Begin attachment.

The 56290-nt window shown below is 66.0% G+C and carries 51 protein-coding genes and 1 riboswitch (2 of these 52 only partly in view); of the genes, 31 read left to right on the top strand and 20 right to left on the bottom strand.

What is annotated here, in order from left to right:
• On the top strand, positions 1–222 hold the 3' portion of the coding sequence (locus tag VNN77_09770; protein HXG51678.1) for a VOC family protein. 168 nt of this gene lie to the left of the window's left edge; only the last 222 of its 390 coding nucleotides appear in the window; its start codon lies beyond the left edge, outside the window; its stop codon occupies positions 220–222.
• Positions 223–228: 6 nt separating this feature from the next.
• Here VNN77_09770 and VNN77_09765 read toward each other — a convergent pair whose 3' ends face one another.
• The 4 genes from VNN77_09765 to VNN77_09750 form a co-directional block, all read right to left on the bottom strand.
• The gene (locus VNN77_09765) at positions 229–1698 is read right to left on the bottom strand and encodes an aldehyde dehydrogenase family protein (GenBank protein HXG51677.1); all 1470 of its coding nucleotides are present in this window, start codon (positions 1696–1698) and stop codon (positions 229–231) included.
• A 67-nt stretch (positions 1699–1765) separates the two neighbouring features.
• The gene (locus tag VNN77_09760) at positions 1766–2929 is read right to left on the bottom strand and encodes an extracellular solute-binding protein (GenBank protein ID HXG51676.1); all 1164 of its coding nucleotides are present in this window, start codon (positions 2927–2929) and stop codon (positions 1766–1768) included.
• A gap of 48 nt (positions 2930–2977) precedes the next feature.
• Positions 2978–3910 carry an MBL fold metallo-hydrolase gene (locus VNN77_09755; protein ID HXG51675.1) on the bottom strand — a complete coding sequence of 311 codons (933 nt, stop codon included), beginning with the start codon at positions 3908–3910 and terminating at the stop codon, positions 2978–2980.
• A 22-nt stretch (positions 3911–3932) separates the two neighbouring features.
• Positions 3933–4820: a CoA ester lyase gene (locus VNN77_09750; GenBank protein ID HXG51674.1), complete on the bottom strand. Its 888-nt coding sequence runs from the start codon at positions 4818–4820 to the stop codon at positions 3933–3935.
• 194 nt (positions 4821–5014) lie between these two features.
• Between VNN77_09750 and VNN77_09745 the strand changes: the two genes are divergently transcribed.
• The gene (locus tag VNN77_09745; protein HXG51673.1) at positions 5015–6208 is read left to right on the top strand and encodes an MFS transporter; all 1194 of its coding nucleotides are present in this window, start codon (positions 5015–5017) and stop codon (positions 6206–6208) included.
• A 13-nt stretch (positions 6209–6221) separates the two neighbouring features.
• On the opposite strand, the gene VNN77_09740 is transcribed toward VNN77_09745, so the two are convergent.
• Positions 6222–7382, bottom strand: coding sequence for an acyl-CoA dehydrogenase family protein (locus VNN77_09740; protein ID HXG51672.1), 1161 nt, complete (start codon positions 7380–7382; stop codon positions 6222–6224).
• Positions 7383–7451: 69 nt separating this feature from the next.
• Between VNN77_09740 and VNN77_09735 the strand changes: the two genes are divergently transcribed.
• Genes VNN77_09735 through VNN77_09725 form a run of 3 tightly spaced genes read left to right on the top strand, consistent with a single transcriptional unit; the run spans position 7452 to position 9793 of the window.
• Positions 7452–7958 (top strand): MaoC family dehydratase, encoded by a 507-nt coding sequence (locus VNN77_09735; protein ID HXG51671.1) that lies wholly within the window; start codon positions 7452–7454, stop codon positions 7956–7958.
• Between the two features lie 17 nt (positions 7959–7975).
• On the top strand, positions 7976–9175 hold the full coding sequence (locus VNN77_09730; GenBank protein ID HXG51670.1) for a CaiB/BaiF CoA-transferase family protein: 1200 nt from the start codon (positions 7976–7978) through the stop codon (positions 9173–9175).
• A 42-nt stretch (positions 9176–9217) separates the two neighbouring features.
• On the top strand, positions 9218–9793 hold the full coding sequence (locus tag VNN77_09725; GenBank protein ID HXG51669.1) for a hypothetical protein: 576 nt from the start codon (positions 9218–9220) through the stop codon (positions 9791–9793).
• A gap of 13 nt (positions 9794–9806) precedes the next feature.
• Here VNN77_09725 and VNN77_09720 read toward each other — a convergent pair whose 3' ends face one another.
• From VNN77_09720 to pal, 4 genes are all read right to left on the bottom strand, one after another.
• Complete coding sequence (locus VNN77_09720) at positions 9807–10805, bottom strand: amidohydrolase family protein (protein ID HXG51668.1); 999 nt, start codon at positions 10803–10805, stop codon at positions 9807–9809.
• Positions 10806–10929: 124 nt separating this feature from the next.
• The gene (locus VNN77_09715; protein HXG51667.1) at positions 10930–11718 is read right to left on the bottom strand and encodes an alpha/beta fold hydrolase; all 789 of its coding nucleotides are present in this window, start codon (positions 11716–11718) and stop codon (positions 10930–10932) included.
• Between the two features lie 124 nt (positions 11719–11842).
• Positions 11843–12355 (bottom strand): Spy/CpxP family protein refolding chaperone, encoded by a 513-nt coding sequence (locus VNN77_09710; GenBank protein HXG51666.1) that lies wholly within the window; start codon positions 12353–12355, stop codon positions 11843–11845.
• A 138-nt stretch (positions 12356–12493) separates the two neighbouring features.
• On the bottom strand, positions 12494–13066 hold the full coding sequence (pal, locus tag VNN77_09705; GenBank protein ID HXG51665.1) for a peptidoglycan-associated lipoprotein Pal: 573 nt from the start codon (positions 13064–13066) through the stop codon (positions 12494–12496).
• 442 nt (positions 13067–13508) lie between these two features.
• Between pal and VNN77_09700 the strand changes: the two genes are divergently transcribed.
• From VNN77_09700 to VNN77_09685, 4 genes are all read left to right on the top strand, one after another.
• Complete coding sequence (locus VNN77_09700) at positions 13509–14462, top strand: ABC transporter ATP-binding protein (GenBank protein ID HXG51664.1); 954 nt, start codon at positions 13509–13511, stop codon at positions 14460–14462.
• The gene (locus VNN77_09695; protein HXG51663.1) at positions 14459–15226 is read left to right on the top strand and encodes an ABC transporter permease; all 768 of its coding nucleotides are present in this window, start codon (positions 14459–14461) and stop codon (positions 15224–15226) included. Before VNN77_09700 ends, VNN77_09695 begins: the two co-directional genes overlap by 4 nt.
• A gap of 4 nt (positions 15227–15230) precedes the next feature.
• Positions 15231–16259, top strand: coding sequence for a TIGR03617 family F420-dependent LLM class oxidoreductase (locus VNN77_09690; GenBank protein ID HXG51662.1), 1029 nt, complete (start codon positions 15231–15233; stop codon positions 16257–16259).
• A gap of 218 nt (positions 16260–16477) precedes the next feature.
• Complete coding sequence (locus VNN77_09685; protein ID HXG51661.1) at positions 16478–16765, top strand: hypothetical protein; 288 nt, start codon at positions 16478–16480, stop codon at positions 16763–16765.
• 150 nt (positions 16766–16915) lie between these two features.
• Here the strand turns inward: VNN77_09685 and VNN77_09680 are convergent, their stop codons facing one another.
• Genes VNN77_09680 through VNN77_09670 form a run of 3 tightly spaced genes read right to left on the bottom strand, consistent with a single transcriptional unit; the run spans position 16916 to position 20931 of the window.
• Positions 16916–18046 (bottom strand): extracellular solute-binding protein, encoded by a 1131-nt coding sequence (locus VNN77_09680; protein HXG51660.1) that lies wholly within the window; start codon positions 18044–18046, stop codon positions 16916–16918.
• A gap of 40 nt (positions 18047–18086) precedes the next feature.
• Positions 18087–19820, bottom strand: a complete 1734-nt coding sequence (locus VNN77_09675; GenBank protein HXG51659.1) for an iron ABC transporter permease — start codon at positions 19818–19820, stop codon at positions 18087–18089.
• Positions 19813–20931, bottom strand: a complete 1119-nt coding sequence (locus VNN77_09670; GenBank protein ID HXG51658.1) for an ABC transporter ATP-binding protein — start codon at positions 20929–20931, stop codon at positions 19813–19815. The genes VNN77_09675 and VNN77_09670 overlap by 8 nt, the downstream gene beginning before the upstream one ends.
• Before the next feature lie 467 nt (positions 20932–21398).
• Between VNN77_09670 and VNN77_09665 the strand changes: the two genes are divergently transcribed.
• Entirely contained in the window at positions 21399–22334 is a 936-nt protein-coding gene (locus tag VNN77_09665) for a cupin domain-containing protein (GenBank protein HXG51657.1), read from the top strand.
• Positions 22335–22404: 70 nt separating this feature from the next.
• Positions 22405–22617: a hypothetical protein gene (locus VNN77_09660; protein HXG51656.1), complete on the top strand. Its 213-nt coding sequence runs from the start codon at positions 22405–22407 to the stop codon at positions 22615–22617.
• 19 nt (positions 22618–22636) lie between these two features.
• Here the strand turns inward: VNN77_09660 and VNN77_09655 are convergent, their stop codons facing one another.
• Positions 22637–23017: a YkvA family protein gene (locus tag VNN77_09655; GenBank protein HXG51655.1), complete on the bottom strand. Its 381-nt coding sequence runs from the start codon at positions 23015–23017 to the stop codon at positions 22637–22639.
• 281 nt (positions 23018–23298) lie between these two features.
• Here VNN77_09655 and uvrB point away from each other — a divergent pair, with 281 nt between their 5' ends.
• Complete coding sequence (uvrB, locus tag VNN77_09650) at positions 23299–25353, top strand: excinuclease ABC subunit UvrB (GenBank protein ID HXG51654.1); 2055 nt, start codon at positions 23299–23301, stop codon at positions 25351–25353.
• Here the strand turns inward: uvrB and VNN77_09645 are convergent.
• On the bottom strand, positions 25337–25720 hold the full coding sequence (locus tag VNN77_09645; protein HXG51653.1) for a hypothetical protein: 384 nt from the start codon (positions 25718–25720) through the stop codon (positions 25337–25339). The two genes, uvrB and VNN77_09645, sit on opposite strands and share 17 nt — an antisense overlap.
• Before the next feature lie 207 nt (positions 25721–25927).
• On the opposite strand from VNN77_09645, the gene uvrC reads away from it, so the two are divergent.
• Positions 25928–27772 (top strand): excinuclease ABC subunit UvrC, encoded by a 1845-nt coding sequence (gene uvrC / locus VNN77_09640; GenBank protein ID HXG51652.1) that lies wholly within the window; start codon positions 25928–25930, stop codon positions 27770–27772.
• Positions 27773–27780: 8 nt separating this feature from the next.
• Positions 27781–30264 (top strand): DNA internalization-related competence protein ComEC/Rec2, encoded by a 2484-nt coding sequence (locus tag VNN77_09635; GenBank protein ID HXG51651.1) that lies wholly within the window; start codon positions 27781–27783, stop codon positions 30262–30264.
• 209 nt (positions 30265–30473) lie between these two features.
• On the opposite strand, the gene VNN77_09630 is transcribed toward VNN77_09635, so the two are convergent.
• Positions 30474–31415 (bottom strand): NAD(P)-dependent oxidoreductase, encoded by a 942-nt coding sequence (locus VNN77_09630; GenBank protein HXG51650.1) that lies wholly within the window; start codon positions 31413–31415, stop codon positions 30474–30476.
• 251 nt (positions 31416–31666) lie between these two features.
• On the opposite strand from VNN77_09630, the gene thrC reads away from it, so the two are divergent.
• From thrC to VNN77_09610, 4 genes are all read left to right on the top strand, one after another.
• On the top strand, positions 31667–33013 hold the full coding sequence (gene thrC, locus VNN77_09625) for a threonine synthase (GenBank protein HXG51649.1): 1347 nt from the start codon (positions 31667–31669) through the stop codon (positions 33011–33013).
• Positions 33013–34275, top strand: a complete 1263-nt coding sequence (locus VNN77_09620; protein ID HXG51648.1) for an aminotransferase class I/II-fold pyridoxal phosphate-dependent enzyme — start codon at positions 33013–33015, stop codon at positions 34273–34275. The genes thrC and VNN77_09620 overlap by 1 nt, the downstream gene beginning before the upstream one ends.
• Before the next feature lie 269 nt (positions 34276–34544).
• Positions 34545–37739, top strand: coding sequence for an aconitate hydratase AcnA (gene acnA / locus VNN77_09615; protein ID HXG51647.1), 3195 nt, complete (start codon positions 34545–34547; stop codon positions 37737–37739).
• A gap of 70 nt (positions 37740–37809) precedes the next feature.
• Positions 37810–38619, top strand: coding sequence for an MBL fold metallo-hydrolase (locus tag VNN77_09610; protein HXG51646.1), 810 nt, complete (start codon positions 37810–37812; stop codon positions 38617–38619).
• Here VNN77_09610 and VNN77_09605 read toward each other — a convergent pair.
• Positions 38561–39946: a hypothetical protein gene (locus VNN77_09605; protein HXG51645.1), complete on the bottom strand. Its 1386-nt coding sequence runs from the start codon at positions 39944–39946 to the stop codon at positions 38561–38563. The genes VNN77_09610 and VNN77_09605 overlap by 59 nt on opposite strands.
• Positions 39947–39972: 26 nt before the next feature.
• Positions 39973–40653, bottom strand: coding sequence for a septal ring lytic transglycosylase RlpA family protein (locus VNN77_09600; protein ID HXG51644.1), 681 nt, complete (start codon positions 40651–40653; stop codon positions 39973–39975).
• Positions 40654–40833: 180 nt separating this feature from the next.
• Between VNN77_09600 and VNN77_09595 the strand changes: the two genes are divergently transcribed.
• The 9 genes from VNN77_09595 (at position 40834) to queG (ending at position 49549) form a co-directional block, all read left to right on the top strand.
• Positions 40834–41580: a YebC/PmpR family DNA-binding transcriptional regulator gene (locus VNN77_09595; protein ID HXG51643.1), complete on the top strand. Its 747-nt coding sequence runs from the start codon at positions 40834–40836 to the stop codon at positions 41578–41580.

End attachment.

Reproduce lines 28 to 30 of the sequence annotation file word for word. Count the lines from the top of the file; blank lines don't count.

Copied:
• A gap of 13 nt (positions 9794–9806) precedes the next feature.
• Here VNN77_09725 and VNN77_09720 read toward each other — a convergent pair whose 3' ends face one another.
• From VNN77_09720 to pal, 4 genes are all read right to left on the bottom strand, one after another.